Mr. Ken Ofori-Atta, the Minister of Finance, says the presence of the African Trade Insurance Agency (ATI), will help to mitigate Ghana’s investment risks, to unlock additional investments and lower the cost of borrowing.
The Agency was going to support Ghanaian banks by providing access to credit insurance that would offer the much needed collateral.
The Minister said this in a speech read for him at its official launch in Accra, on Thursday.
He noted that with the ATI, the banks would have additional and improved revenue streams, something that would aid economic growth.
The local banks would be able to lend more to businesses to assist their expansion to give more jobs, while strengthening the competitiveness of the banks and boosting private sector growth.
Ghana became a full member of the ATI in October 2019 with shareholding valued at $176 million that was provided with the financial support of KfW, a German state-owned development bank.
The Agency expects to review, and potentially insure, the current pipeline transaction in Ghana valued at $12 billion.
“ATI is a unique institution because the list of benefits it brings to countries goes well beyond insurance.
“It is not a typical insurance company, it operates on the level of investments and trade by supplying the insurance that fuels all the major investments and trade transactions in other regions of the world”.
Mr. Ofori-Atta said, in Africa, this type of insurance had been in short supply largely because the economies got a late start to development than the more developed regions.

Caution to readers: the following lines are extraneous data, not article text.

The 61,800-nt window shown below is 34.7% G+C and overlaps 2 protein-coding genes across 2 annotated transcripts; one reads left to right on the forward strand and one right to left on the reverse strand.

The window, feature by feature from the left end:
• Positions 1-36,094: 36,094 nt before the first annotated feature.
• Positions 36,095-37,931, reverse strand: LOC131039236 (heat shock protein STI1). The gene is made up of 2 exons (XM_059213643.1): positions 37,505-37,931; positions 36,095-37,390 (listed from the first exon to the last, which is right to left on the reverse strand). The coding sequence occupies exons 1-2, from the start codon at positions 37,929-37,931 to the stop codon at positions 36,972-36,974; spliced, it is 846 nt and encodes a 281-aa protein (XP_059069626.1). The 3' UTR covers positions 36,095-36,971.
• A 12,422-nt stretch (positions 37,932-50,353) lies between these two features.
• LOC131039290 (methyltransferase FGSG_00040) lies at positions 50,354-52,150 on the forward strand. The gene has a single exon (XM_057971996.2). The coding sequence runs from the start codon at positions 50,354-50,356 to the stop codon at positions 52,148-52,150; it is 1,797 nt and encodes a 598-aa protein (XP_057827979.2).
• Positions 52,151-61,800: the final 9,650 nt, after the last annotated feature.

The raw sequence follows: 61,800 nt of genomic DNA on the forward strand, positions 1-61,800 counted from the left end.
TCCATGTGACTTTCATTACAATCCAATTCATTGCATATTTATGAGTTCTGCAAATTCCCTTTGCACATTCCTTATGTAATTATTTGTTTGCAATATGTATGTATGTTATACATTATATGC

“As a result, African governments tend to obtain lower credit ratings. Africa also has a risk perception challenge because it is perceived as more risky than other regions, these factors have led to a shortage of investment insurance.”
In 2019, ATI insured portfolio transactions across Africa was valued at $64 billion.
It was able to support such volumes of trade and investments in part because of an impressive network of international financial institutions such as reinsurance companies and financiers.
The Minister said Ghana could benefit enormously from the ATI and encouraged other West African member countries to use its insurance to attract commercial financing at the levels of the more developed economies.
“This means financing at better terms and longer duration, which can help pay off more expensive debts and create a more sustainable debt management process,” he added.
The manufacturing and trade sectors would benefit from the ATI through credit insurance to expand their sales beyond Ghana.
Through the ATl’s Regional Liquidity Support Facility (RLSF), backed by KfW, Ghana could help mitigate the negative impacts of climate change.
The Facility was created to help tackle climate Change by supporting renewable energy projects in ATl’s member countries.
The RLSF supports small and mid-scale renewable energy projects with an installed capacity of up to 50 MW and in exceptional cases up to 100MW by protecting the developers against the risk of delayed payments by public off-takers.
Mr John Lentaigne, the Acting Chief Executive Officer, ATI, said it had successfully helped governments to attract lower-cost financing at longer durations by providing a novel insurance scheme that effectively ‘wraps’ the government’s borrowing requests with insurance.
“ATl can support Ghana’s drive to increase trade with other African countries and internationally in a number of ways”, he added.
ATI is a multilateral and pan-African institution that provides insurance guarantees, which helps its African member governments to attract investments and spur trade with increased access to credit.